So, it was in Jersey that it all started. We had a corner lot so the grass was expansive, facing two streets. I noticed the first summer that our lawn was nowhere near as nice as ANY on the block. In fact, I was surprised I didn’t get threatening messages painted on the garage door. Consequently, I became a weekend weed warrior. I spent Saturdays at the hardware purchasing grass-growing concoctions and the gear needed to apply them. Then on Sunday I’d spend the day doing just that–spreading growth hormones over my entire 1/8 acre of heaven. Some weekends I’d rent machines that dragged me along with them blade-by-blade while the lawn was thatched, pierced, irrigated, rape and pillaged. And how did it all turn out?  Well, let’s just say the Joneses never had to worry about me keepin’ up with them.

Then one morning I walked outside and there’s a lake. Yep, a lake. It’s right where the lawn used to be. Is it raining? No. Did one of those street cleaner rigs drive my and soak my lawn? No. Was the sprinkler system left on? No.  Hmmm.  Hey, just maybe…did an underground pipe break? Ahhhh, yeah.

So out come the plumbers, nicknamed Rench and Plunger. They start digging, looking for the pipe with the leak. Two days and one backhoe later, the culprit cylinder is located…after no less than six grave-sized holes, 4-6 feet deep have been dug into my ugly lawn. At last, I have a lawn that’s really like no other in the entire neighborhood!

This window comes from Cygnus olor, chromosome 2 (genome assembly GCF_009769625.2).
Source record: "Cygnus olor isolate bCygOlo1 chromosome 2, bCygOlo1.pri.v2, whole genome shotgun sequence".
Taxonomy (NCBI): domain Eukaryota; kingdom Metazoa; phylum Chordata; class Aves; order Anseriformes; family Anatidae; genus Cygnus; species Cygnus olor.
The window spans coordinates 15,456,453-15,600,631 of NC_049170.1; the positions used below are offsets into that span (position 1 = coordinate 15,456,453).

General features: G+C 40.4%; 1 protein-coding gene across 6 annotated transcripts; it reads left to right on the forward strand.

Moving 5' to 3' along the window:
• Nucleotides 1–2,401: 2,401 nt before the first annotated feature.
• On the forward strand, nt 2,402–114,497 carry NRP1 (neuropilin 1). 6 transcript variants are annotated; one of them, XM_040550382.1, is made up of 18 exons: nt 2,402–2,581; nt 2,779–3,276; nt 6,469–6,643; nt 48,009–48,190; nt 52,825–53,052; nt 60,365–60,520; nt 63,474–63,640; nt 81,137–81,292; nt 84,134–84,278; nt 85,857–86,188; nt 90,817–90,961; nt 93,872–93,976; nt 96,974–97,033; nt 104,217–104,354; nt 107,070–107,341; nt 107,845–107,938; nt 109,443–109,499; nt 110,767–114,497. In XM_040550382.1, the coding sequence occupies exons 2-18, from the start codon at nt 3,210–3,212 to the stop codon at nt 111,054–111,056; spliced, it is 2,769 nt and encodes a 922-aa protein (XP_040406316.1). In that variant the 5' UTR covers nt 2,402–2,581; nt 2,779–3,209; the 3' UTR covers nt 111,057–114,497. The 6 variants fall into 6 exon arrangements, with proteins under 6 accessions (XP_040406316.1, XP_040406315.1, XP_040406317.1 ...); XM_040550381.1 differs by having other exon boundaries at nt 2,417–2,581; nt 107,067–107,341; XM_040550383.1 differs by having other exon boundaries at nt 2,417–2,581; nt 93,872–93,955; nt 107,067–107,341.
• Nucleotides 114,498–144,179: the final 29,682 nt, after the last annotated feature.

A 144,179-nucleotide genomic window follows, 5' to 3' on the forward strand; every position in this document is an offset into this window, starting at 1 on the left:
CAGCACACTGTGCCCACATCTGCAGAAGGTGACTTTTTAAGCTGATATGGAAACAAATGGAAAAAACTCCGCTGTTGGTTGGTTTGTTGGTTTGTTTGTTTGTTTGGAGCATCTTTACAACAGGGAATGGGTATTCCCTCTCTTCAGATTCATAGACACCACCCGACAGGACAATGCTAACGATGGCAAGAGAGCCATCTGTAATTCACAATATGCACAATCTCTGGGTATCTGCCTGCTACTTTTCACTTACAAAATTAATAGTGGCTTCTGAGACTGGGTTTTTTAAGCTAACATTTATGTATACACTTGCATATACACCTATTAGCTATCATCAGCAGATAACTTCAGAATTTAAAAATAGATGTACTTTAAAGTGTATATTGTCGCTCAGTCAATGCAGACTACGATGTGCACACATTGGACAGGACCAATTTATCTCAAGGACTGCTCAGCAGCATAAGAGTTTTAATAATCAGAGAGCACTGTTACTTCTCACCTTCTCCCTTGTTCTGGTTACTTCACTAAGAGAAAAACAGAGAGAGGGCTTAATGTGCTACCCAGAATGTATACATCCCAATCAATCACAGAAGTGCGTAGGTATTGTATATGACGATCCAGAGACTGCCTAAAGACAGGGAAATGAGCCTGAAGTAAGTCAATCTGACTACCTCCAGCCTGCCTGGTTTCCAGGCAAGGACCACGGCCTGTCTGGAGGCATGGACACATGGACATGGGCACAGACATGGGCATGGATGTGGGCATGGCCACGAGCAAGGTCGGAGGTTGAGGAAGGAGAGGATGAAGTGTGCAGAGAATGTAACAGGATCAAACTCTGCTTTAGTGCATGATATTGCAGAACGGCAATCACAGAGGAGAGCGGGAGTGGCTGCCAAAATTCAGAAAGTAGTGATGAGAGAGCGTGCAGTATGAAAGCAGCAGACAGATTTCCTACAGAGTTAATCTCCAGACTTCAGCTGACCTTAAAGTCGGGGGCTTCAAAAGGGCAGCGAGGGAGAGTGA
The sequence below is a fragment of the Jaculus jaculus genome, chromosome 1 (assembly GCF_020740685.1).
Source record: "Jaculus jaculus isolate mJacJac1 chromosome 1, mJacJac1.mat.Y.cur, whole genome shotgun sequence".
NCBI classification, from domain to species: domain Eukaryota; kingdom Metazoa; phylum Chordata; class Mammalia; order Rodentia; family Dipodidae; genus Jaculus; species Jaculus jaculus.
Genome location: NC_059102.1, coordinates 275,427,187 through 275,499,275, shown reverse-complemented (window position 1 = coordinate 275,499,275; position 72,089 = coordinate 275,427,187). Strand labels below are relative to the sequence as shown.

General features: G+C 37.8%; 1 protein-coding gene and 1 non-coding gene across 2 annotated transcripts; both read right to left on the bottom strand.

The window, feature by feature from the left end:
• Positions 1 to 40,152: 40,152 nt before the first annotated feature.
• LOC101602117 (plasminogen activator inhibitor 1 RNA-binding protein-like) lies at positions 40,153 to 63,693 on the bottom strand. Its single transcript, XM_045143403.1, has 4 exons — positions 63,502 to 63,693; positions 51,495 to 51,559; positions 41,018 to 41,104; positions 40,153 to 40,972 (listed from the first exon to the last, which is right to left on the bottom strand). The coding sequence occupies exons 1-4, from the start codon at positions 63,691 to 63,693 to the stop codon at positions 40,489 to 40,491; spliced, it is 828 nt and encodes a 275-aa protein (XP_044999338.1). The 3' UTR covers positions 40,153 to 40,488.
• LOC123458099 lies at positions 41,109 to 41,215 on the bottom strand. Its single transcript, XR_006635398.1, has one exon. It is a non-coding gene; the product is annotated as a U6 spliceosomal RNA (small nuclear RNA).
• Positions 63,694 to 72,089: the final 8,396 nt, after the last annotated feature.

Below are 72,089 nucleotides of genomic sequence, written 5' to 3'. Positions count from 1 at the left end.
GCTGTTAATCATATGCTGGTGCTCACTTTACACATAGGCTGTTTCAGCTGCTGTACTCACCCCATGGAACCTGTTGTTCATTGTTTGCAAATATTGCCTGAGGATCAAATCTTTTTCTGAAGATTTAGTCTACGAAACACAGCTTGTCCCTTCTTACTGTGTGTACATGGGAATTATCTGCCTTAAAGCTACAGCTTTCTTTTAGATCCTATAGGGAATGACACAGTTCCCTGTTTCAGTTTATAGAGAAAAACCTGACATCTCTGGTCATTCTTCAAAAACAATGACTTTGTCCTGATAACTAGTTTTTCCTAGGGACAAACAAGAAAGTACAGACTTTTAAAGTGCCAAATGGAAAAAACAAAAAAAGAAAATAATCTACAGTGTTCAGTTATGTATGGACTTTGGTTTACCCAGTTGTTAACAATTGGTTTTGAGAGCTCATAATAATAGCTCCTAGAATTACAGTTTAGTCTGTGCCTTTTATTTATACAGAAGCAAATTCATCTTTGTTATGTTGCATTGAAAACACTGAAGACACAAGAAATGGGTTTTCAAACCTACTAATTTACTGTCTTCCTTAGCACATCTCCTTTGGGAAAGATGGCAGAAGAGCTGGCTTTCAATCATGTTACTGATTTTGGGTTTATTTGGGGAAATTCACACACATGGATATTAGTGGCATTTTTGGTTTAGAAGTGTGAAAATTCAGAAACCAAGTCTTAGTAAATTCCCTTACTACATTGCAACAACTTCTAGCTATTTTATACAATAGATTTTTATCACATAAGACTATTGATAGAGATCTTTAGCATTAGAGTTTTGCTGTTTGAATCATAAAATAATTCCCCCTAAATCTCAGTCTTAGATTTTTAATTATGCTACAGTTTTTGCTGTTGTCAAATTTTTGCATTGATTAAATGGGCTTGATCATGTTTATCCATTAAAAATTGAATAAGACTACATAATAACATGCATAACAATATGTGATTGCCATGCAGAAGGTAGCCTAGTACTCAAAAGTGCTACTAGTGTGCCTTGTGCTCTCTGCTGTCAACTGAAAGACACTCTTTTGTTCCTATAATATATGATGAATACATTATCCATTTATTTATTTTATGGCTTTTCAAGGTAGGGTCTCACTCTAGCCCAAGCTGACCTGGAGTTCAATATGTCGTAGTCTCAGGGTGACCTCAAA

beingreenFast Forward to 2017. We’ve been in our Florida home over 20 years now. A huge landscaping company takes care of cutting the grass for the entire community. I can plant shrubs and flowers and patch up any grass areas that don’t have grass. Over the years I have done enough patching to probably cover at least 9 holes of grass at nearby Doral/Trump Country Club. I am at it again this year. I laid beautiful sod back in June, closing in some flower beds and replenishing bald spots and a whole run along the one side of the house. Who was I kidding?  It’s all dead now.  So yesterday I decided I’d give it one more try. After all, grass is item #8 on my bucket list. It reads as follows: “grow at least one ten-foot square area of grass that lives and needs regular cutting for at least two years.”